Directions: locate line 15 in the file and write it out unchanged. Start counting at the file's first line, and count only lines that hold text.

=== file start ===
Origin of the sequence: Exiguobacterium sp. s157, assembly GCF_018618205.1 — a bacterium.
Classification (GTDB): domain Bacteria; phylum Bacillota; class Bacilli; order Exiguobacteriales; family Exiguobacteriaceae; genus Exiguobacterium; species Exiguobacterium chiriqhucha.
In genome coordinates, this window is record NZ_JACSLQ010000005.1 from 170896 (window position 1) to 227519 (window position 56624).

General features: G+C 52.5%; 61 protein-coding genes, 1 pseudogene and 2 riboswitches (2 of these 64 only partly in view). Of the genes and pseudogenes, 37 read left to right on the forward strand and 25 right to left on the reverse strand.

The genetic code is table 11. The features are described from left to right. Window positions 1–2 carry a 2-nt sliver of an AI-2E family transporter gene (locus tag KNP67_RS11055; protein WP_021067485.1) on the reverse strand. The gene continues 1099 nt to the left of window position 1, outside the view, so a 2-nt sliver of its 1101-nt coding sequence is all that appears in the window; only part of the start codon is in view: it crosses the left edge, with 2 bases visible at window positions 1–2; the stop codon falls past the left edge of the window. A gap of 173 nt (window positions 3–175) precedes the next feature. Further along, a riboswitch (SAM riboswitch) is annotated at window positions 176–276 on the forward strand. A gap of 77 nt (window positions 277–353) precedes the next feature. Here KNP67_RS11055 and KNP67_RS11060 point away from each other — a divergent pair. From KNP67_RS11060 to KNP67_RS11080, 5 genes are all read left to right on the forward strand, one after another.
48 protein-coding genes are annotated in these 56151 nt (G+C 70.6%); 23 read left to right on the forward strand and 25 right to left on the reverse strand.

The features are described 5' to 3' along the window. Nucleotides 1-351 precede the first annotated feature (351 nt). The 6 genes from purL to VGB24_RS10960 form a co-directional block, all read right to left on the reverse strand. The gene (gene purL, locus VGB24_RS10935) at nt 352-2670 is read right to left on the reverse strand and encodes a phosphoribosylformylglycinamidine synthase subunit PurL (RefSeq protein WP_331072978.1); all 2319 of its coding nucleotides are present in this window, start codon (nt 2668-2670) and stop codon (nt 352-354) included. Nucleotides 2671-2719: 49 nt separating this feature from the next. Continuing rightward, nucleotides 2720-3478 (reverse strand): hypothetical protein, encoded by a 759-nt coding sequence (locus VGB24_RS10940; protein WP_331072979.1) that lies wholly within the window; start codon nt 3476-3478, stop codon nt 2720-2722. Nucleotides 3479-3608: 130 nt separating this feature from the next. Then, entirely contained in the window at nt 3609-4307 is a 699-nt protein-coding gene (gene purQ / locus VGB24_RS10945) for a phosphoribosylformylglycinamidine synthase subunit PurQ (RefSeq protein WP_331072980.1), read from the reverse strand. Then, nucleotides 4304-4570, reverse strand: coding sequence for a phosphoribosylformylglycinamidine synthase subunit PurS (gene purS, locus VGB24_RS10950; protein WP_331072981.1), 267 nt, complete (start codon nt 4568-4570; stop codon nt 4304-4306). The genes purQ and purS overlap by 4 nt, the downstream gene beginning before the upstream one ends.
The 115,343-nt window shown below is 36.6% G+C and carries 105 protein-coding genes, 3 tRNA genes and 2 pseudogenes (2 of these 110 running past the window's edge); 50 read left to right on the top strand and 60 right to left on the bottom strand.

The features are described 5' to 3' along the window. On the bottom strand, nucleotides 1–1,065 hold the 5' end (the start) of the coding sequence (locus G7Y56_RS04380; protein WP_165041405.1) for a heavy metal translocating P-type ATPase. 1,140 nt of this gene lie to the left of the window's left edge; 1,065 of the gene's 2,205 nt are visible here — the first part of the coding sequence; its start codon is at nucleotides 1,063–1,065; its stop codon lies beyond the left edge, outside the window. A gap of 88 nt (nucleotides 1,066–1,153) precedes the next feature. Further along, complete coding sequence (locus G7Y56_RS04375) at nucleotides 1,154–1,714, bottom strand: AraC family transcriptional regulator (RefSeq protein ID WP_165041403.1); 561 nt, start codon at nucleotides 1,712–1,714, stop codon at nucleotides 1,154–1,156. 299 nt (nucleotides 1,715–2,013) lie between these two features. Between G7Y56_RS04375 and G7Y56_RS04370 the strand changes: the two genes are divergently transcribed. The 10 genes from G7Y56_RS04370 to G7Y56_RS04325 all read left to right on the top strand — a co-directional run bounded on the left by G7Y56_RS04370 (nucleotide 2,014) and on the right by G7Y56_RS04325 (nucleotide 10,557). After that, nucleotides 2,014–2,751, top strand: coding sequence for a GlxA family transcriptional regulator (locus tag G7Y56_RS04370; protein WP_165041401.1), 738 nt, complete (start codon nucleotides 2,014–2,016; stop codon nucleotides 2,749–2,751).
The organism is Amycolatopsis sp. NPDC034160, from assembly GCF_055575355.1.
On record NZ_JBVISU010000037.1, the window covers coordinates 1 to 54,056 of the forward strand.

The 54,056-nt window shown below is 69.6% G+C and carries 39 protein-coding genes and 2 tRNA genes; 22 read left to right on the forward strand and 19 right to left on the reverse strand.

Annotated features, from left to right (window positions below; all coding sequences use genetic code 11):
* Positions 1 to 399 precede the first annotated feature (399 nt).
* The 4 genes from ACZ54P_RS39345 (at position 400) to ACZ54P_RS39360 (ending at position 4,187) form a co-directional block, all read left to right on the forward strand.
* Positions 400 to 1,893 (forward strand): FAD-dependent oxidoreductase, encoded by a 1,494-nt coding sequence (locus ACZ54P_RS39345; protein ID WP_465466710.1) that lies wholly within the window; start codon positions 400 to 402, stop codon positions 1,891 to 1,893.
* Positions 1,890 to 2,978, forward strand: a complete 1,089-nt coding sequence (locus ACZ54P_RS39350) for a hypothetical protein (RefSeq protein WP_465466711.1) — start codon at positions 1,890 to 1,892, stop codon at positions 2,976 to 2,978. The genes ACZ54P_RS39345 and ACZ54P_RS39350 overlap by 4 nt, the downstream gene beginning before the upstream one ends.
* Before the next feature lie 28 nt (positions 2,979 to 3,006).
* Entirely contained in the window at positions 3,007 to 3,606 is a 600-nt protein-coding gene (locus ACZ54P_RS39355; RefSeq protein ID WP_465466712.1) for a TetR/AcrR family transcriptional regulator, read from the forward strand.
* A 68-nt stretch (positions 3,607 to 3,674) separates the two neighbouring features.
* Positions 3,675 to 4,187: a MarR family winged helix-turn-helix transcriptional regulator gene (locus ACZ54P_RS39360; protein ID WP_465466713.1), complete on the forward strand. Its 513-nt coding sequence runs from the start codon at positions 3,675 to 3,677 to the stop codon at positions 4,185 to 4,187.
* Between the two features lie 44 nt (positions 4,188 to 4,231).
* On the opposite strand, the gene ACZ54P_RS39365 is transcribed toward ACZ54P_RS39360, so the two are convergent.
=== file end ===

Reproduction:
* The 4 genes from ACZ54P_RS39345 (at position 400) to ACZ54P_RS39360 (ending at position 4,187) form a co-directional block, all read left to right on the forward strand.